Population screening and diagnostic strategies in screening family members of Wilson’s disease patients

Huamei Li, Ran Tao, Lifang Liu, Shiqiang Shang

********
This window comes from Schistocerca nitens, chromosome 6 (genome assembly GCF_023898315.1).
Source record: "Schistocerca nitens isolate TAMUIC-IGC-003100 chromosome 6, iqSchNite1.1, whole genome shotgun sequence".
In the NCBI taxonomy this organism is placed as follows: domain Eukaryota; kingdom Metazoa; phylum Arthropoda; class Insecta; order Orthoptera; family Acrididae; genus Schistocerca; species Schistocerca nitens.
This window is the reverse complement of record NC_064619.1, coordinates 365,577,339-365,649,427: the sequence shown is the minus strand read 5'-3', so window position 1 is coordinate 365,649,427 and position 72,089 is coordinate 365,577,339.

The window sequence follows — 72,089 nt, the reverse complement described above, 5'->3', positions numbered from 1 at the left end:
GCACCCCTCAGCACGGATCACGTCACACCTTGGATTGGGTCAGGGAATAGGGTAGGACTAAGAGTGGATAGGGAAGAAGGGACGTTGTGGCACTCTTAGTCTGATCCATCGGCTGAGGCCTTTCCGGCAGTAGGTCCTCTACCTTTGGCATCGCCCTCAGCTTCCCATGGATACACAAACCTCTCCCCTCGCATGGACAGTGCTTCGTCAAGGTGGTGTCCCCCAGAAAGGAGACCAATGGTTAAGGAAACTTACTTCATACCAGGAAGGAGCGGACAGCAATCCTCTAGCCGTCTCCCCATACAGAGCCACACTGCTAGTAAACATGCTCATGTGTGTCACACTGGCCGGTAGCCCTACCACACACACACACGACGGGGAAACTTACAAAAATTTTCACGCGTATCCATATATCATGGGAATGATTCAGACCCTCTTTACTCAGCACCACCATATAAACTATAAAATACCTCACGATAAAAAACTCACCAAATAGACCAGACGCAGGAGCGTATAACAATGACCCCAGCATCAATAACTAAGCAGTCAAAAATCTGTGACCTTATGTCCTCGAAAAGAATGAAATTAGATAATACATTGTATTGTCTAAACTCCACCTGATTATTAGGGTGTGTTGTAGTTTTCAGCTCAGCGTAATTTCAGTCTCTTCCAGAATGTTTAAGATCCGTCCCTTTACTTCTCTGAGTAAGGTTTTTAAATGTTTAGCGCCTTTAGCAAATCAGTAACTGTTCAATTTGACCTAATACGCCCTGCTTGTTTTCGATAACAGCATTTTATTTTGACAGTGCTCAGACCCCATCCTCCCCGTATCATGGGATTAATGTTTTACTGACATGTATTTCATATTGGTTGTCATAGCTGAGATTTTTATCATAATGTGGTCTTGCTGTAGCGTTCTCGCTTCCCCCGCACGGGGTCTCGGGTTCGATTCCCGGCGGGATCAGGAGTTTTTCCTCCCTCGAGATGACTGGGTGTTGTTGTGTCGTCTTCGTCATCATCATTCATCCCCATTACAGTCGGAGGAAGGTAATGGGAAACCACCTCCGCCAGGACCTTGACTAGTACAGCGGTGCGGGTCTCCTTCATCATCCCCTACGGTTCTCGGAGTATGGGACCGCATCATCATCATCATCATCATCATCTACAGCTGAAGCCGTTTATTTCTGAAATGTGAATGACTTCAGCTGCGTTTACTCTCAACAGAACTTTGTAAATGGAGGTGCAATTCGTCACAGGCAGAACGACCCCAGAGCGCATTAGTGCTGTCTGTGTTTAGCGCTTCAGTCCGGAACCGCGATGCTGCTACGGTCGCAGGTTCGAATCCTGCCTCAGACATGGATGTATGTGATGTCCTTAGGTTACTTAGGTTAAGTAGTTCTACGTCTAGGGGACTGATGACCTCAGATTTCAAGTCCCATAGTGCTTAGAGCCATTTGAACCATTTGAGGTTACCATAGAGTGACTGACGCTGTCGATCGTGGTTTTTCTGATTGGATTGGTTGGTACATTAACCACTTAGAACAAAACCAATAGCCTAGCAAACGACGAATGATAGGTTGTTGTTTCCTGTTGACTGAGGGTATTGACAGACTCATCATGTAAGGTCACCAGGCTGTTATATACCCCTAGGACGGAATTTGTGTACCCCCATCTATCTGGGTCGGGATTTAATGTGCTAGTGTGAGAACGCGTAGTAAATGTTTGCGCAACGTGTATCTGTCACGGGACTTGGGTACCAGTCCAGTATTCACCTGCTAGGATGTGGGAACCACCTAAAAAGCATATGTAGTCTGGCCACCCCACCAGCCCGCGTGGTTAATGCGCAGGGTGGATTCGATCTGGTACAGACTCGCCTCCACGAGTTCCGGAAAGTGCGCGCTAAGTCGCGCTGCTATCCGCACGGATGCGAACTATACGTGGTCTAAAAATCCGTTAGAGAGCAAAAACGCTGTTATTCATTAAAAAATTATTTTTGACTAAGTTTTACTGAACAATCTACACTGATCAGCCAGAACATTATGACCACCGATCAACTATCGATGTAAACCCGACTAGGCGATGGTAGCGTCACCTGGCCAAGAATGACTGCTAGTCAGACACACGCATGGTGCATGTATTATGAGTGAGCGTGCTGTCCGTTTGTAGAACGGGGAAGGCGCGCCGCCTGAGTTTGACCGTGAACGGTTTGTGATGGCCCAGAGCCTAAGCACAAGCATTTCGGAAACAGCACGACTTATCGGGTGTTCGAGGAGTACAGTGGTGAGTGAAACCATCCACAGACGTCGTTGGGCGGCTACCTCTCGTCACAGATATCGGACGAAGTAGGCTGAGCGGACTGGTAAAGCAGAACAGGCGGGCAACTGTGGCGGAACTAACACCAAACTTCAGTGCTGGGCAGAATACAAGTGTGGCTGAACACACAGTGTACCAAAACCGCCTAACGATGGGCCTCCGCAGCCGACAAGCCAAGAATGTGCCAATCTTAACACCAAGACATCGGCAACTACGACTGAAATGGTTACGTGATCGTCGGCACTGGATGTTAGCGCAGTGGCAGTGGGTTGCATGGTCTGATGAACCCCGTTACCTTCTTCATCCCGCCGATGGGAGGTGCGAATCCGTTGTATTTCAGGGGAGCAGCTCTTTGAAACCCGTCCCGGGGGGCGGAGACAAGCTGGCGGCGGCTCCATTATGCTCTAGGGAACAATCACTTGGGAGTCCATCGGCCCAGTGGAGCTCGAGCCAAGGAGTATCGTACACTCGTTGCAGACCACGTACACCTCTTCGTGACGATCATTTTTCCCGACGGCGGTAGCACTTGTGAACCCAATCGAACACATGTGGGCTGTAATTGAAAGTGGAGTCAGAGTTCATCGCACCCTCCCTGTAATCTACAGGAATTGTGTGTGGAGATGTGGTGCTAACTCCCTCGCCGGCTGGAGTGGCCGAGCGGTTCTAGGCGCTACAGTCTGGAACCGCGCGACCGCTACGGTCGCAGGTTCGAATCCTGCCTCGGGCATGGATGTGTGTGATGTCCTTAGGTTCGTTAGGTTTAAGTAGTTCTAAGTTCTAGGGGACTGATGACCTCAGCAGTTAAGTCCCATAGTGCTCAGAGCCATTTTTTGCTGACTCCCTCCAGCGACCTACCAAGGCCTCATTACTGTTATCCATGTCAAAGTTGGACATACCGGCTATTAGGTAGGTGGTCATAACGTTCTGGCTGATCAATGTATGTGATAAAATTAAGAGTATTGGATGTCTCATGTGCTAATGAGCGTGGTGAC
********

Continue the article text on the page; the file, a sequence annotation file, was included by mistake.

Wilson’s disease (WD), also named hepatolenticular degeneration, is an autosomal-recessive disorder in which abnormal copper metabolism leads to copper excretion disorder and deposition in target organs. WD has a high mortality rate and disability rate, however, it is one of the treatable hereditary diseases. Irreversible tissue injury can be prevented if WD was diagnosed and treated before the development of clinical symptoms. Thus it is necessary to screen WD in the family members of the proband. First-degree relatives of a proband with WD should be screened. First-degree relatives should include the previous generation, siblings and the next generation. If available, genetic testing can be used as the primary screening method. Although the relatives of a proband are more likely to be patients with WD, the diagnosis should be based on sufficient evidence to avoid unnecessary lifelong treatment.